Relationship between age and GCS with mortality
Figures 1 and 2 show the fit of the three functional forms to the observed data. It can be seen that fractional polynomials (FP) fit the data well for both Age and GCS, therefore they were included in this way in the analysis.
For Age the optimal functional form is the sum of square root age and age, for GCS it is the sum of inverse GCS cubed and GCS.
Table 2 shows the unadjusted and adjusted effect (odds ratio) for mortality of the different types, and size, of IB.
Table 2. Odds ratios (95% confidence intervals) for mortality according to haemorrhage size
IB either coded as large or as NFS in all locations were associated with an increased risk of mortality in comparison with no bleeding. Large SDH and large IPH were associated with a worse prognosis, with an odds ratio for mortality of 6.30 (95%CI 5.50-7.21) and 4.19 (95% CI 3.46-5.06) respectively. Small SDH were the only small lesions associated with an increase in mortality.
There was strong evidence of an association with mortality for all the potential confounder variables (age, GCS, presence of extracranial injury, treatment at a NSU, brain contusion, brain swelling, petechial haemorrhages, SAH and other brain injuries) so they were all included in the multivariable model.
After adjustment for confounding variables, large IB irrespective of location was associated with an increased risk of mortality. The odds ratio for large SDH was halved after adjustment (3.36 95% CI: 2.76-4.08), the odds ratio for large IPH was slightly attenuated (3.10 95% CI: 2.38-4.03) and the association between large EDH and mortality remained virtually unchanged (1.85 95% CI: 1.36-2.51). After excluding GCS and brain swelling from the multivariable analysis (model 2 in table 2), large IB remained the only ones with a significant association with mortality, with values that were more extreme than the odds ratio reported in the fully adjusted models.
Evacuation of haematoma
Table 3 shows the unadjusted and adjusted effect (odds ratio) for haematoma evacuation of the different types, and size, of IB.
Table 3. Odds ratios (95% confidence intervals) for haematoma evacuation according to haemorrhage size
IB from all the locations and from all the categories (large, small and NFS) were associated with an increased risk of evacuation, except for small IPH. EDH and SDH showed the largest odds ratio (22.6 and 13.7 respectively)
After adjusting for all potential confounding variables, there was an increased risk of haematoma evacuation for both SDH and EDH. The magnitude of the association was larger for large haematomas, intermediate for those coded as NFS and smallest for the small ones. The odds ratio for large EDH and SDH were, respectively, 25.58 (95% CI: 18.80-34.81) and 15.47 (95% CI: 11.88-20.13). After multivariate analysis none of the categories of IPH remained positively associated with evacuation. Similar results were obtained when excluding GCS and brain swelling from the multivariable adjustment.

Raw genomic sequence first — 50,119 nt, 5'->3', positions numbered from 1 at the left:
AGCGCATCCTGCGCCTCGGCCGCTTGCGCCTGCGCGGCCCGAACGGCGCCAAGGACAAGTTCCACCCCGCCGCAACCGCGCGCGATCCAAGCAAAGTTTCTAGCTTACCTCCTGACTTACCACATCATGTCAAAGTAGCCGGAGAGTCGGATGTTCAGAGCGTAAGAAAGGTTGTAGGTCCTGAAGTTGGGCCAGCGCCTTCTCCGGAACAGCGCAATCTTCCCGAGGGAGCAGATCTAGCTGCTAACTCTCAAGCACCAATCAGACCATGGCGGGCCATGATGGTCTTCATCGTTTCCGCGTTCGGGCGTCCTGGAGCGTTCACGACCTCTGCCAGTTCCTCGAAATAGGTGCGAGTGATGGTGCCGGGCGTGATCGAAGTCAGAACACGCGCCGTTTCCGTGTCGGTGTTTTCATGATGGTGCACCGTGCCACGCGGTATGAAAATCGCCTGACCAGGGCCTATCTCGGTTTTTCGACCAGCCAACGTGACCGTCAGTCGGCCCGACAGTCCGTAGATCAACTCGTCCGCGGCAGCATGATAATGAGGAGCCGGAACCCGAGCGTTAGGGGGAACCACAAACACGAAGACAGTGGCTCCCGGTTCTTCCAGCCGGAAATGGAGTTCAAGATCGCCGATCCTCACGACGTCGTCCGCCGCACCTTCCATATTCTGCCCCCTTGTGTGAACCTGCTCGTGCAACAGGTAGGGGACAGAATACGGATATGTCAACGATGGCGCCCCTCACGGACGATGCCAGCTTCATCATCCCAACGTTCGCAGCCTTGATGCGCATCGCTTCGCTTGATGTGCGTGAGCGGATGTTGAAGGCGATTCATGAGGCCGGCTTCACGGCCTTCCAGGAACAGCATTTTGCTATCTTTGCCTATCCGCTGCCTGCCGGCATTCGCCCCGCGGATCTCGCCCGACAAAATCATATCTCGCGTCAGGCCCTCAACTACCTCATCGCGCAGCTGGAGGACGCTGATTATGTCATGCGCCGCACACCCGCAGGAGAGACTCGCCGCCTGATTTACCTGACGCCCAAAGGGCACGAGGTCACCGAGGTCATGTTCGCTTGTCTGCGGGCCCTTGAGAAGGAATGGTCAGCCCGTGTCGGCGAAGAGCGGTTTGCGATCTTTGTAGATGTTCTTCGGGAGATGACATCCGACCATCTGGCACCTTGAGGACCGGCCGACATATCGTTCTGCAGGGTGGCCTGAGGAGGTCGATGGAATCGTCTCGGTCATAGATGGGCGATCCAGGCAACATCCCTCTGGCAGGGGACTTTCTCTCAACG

Comparison between large and small haemorrhages
In table 4 it can be seen that large IB, wherever the location, were associated with an increased risk of mortality, in comparison with small IB lesions. After adjusting for potential confounders (model 1) the odds ratio for mortality was 2.86 (95% CI: 1.86-4.38) for large EDH, 3.41 (95% CI: 2.68-4.33) for large SDH and 3.47 (95% CI: 2.26-5.33) for large IPH. Patients with EDH coded as NFS had an odds ratio for mortality of 1.89 (95% CI: 1.20-2.99) in comparison with those with small EDH. There was no strong evidence of increased risk of mortality for those patients with SDH or IPH coded as NFS when compared with patients with the corresponding lesions coded as small.
Table 4. Odds ratios (95% confidence intervals) for mortality with small haemorrhages as baseline
This analysis of over 13,000 patients with TBI showed that patients with a large EDH, SDH or IPH have a substantially higher mortality than patients with either no bleeding or a small bleed. Even after adjusting for other CT findings, such as contusions and brain swelling, and other potential confounding variables, such as age and GCS, large bleeds substantially increased the probability of death. Patients with large IPH or large SDH had more than a threefold increased in mortality odds in comparison with patients with small IB in the same location, while large EDH showed more than a doubling in the mortality odds in comparison with patients with small EDH. Small IB were not associated with an increased in mortality after adjustment for other potentially confounding variables. Patients with IB coded as NFS had generally a risk which was intermediate between that reported for patients with large and the one reported for patients with small IB.
The frequency of IB after a TBI varies according to the inclusion criteria of the different studies. The incidence of IB in our analysis was higher than other series because of the TARN inclusion criteria. TBI patients are included if they die at any point during admission, stay in hospital for longer than 3 days, require intensive or high dependency care or require inter - hospital transfer for specialist care. Studies that also included hospitalized TBI patients reported similar frequencies of IB as the one we reported. For example in the CRASH Trial which was the largest trial conducted among TBI patients, 56% of the patients have some type of IB and 27% presented a subarachnoid haemorrhage which is similar to the 22% incidence reported in this study.  In the IMPACT study, which included 9 randomised clinical trials in TBI patients, the range of frequency for EPH and SDH was 7-20% and 20-36% respectively, which is similar to the frequency reported in our study.  Our results are consistent, but more precise, than those of previous studies showing that IB is associated with increased mortality. There has not been any systematic review describing the association between size of IB and prognosis in TBI but a comprehensive review has been reported in the Guideline for the Surgical Management of Traumatic Brain Injury".  In this guideline bleeding size is taken into account to recommend surgical evacuation. However, the evidence presented in the guideline is very limited. For EDH the guideline reported only seven studies that evaluated the effect of size on outcome. The median of patients included was 74 (range: 22-200). In relation to SDH only seven studies reported on the effect of size with a median number of patients of 91 (range 23-206). For IPH seven studies were reported, with a median of 85 patients included (range 23-321). Furthermore in only a few studies mortality or disability were considered as outcomes and, many of the studies included selected samples (e.g. only surgical patients) and were retrospective analysis of one centre database.